Domenico Cimarosa (17 December 1749, Aversa, Province of Caserta – Venice 11 January 1801) was an Italian opera composer of the Neapolitan school. He wrote more than eighty operas during his lifetime, including his masterpiece, Il matrimonio segreto (1792).
Early life and education
Cimarosa was born in Aversa in Campania.
His parents were poor, but, anxious to give their son a good education, they sent him to a free school connected with one of the monasteries in Naples after moving to that city. The organist of the monastery, Padre Polcano, was struck by the boy's intellect, and voluntarily instructed him in the elements of music and also in the ancient and modern literature of his country. Because of his influence, Cimarosa obtained a scholarship at the musical institute of Santa Maria di Loreto in Naples, where he remained for eleven years, chiefly studying the great masters of the old Italian school; Niccoló Piccinni, Antonio Maria Gaspare Sacchini, and other musicians of repute are mentioned among his teachers.
At the age of twenty-three, Cimarosa began his career as a composer with an opera buffa called Le stravaganze del conte, first performed at the Teatro del Fiorentini at Naples in 1772. The work met with approval, and was followed in the same year by Le pazzie di Stelladaura e di Zoroastro, a farce full of humour and eccentricity. This work was also successful, and the fame of the young composer began to spread all over Italy. In 1774, he was invited to Rome to write an opera for the stagione of that year; and there he produced another comic opera called L'italiana in Londra.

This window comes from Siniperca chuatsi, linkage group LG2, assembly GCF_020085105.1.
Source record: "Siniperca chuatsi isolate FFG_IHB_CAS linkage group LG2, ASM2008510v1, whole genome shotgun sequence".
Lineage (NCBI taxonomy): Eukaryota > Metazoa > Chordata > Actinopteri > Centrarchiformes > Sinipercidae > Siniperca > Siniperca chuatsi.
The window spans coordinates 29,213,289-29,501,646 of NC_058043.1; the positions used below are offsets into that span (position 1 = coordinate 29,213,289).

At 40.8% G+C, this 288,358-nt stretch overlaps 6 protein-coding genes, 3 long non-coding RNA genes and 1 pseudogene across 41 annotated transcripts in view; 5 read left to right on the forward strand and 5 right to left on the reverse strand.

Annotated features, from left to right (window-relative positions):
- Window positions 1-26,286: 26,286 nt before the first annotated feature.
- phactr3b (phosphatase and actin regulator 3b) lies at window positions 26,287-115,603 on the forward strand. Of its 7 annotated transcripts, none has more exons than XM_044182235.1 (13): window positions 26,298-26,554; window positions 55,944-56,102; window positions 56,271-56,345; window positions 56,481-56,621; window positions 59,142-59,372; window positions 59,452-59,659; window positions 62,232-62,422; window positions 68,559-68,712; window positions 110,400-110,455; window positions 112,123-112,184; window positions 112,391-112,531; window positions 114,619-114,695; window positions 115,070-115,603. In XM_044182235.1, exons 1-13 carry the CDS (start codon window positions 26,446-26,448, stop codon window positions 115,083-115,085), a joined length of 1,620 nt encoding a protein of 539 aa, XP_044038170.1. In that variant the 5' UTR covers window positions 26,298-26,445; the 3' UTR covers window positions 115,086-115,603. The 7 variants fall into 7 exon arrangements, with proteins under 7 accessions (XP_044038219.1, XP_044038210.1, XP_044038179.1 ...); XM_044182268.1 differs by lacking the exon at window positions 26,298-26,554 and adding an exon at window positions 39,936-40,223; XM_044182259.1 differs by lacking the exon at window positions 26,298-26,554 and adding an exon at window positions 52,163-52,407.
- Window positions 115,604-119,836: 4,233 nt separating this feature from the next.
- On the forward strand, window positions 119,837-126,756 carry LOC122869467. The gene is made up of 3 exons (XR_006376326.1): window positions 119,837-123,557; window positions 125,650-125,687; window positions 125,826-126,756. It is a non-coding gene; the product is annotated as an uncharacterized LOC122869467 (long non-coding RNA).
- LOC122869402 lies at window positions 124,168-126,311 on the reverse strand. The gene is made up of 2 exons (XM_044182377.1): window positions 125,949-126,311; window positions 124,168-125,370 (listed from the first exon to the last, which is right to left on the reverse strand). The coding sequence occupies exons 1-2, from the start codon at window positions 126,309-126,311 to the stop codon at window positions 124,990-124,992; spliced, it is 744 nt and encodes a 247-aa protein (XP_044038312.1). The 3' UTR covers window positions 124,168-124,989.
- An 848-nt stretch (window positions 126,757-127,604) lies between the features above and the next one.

Over the next thirteen years, Cimarosa wrote a number of operas for the various theatres of Italy, living temporarily in Rome, in Naples, or wherever else his vocation as conductor of his works happened to take him. From 1784 to 1787, he lived in Florence, writing exclusively for the theatre of that city. The productions of this period of his life are very numerous, consisting of operas (both comic and serious), cantatas, and various sacred compositions. The following works may be mentioned, among many others: Cajo Mario; the three Biblical operas, Assalone, La giuditta, and Il sacrificio d'Abramo; Il convito di pietra; and La ballerina amante, a comic opera first performed at Venice with enormous success.
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